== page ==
The intruder population continued to grow. Intruders were those white and black noncitizens who moved into tribal lands all over Indian Country. At first, these intruders followed tribal laws and secured sponsorship of a citizen who then registered the noncitizens’ location and collected a permit fee of about 25¢, which helped fund the nation’s treasury.

As the number of intruders continued to grow, many of them failed to find a citizen sponsor, and even more discontinued paying the permit fee. The flood of intruders was so heavy in Pickens County that the rest of the Chickasaw Nation often referred to it as the Free State of Pickens. It is estimated that before statehood, intruders outnumbered citizens more than 10 to 1 in Pickens County.

It is not surprising, then, that the intruders felt a need to protect their interests. Noncitizens congregated in small communities around the railroad stations, but they had no legal standing. They could not enter into contracts or even get married. In order to obtain a marriage license, a couple had to travel south across the Red River into Gainesville, Texas. Communities could not elect city government or collect taxes to establish law enforcement and fire protection. The people living at the Ardmore station were mostly intruders into the Chickasaw Nation without any legal standing. The Ardmore Board of Trade was a voluntary organization that attempted to help the merchants of Ardmore; but beyond collecting a small fee for membership, the Ardmore Board of Trade had little power other than suggesting certain actions. It did, however, hire a night watchman to guard the town at night.

Even though farms and communities of people were few and far between in the early days, circuit preachers rode the trails and organized brush arbor camp meetings. Churches also entered Pickens County. They came first as missionaries to the tribal citizens throughout Indian Country. The first church in Ardmore was built by the Methodist Episcopal Church, South. They organized in 1888 with 12 members and evolved into the First Methodist Church of today. Also in 1888, the Baptists established a church that divided and then reunited to become the First Baptist Church of today. What was to become the First Christian Church also began in 1888. By 1898, the First Presbyterian Church, St. Mary’s Catholic Church, St. Philip’s Episcopal Church, First Church of Christ, and Temple Emeth were serving the spiritual and social needs of Ardmore’s growing population. By the mid-1900s, Ardmore had 52 active churches.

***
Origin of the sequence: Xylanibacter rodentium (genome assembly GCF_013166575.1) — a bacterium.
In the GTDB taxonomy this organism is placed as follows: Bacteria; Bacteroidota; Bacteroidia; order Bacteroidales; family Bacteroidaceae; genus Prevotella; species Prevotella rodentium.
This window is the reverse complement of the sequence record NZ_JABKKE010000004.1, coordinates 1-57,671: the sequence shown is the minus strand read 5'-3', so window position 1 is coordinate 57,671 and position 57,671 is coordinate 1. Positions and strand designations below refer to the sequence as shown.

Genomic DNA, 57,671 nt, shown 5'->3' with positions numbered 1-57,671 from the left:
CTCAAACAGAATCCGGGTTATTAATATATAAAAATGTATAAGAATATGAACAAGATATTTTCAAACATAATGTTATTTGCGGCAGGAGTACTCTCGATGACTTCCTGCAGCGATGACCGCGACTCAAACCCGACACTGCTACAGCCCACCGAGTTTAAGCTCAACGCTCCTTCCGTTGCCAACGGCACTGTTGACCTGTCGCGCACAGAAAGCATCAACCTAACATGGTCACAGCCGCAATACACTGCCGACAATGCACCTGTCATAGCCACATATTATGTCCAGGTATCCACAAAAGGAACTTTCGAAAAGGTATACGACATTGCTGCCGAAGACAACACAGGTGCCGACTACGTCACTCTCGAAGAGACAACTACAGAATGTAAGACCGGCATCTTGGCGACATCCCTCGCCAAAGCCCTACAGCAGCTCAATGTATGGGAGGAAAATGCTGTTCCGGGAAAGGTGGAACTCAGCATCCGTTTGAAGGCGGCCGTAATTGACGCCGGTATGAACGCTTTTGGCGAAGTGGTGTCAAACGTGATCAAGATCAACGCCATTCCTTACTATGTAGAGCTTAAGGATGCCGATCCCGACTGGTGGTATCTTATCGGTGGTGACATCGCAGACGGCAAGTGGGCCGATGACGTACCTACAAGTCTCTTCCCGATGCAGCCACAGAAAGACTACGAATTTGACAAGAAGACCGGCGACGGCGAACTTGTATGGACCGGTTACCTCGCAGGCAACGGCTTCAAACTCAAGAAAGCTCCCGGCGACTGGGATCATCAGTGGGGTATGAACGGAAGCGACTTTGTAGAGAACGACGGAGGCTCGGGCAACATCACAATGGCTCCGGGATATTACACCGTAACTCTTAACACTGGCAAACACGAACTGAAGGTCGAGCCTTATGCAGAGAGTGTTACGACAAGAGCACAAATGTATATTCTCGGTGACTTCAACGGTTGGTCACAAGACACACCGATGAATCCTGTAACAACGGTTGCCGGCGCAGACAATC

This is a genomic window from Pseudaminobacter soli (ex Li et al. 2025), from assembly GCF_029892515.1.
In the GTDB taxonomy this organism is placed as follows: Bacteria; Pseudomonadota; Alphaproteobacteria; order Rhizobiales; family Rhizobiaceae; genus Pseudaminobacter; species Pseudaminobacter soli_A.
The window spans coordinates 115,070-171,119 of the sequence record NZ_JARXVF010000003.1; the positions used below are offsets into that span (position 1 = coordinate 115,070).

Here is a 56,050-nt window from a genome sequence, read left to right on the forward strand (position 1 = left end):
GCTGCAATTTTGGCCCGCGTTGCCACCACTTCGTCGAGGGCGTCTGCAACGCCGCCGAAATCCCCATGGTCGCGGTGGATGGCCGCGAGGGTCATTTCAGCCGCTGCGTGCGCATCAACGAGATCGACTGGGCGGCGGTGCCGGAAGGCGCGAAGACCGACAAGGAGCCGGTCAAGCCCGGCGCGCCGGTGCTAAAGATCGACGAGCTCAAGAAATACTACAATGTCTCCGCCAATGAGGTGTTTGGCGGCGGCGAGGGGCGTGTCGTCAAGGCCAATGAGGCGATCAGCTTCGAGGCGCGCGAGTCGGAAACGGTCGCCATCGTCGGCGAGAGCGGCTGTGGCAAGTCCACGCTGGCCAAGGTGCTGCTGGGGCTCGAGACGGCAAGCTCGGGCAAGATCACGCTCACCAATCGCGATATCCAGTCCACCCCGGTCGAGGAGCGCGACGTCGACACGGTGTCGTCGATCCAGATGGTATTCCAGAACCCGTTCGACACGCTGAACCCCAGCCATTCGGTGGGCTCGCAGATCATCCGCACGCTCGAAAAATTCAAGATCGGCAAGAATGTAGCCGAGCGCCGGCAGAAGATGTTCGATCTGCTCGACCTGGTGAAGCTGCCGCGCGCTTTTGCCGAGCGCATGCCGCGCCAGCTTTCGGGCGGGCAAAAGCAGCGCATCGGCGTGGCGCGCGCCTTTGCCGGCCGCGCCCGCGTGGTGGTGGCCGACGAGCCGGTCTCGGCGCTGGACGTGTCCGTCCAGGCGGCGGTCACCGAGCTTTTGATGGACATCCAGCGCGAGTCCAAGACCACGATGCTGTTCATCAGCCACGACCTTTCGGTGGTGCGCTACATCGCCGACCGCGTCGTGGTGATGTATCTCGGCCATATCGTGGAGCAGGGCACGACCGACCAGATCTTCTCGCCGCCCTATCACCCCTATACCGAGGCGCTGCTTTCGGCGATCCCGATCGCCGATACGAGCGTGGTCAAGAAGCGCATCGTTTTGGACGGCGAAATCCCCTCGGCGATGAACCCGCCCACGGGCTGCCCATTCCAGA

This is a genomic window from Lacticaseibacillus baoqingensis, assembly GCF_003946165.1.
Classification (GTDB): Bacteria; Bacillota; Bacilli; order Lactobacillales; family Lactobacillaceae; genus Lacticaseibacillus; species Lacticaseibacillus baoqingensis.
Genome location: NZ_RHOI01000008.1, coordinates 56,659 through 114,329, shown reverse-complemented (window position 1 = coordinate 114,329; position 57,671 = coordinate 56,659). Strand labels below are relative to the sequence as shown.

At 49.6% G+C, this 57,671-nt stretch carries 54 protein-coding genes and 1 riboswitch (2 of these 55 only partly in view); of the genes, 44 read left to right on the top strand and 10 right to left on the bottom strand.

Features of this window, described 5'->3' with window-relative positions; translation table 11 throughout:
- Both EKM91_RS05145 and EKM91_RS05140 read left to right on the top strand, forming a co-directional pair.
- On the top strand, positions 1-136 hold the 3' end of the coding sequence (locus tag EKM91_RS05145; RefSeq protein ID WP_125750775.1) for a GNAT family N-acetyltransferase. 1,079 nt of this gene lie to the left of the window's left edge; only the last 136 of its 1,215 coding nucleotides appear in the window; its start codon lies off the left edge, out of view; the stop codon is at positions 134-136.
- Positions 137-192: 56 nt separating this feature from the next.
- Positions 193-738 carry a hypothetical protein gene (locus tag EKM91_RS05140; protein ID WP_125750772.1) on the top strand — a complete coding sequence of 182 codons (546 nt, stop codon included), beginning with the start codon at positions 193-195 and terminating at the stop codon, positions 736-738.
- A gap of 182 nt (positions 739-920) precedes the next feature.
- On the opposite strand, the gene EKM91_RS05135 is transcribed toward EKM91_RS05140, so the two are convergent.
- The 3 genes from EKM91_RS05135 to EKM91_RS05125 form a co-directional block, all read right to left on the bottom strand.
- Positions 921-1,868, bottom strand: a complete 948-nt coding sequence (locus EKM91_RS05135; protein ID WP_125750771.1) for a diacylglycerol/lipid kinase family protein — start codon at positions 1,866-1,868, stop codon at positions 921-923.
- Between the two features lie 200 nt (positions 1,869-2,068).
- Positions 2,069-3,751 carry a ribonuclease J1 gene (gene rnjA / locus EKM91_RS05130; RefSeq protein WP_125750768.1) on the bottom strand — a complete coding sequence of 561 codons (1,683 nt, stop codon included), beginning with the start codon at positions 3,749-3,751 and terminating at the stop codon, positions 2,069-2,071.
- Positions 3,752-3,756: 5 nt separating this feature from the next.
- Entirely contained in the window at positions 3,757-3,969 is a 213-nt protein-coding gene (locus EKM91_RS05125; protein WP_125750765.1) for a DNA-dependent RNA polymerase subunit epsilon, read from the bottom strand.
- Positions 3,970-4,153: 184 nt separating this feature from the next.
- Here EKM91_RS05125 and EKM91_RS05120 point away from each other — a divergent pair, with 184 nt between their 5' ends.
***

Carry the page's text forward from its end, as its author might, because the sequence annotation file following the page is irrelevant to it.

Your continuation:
As early as October 1890, an incorporation petition was filed in the Third Judicial Division of Indian Territory for Ardmore, but it was denied; and the effort was not attempted again until 1895 when a second petition was also denied. Both of these petitions were filed in the judicial system of Indian Territory, which did not favor actions that would weaken the tribal governments. The third endeavor to incorporate Ardmore was successful probably because the petition was filed under a different authority. The Statutes of Arkansas had provided the only legal redress for United States citizens living in Indian Country since the mid-1800s. Judge Hosea Townsend used the Statutes of Arkansas to declare Ardmore an incorporated city on April 16, 1898.

As an incorporated city, Ardmore blossomed. A city election was held on July 5, 1898. The welfare of the new city superseded politics: of the 30 men who ran for public office, not one declared a political affiliation. By September, 46 ordinances had been passed, including the establishment of city government, fire department, city engineer, street commissioner, and post of city scavenger. It was the scavenger’s job to clean up the streets and alleys, some of which were piled 10 feet high with trash. The seventh ordinance required males between the ages of 18 and 45 to clean streets five days a year with a few exceptions, which according to Dr. Paul N. Frame’s research for A History of Ardmore, Oklahoma, From the Earliest Beginnings to 1907 included invalids, ministers of the gospel, teachers while teaching, and firemen. Citizens passed bond issues to install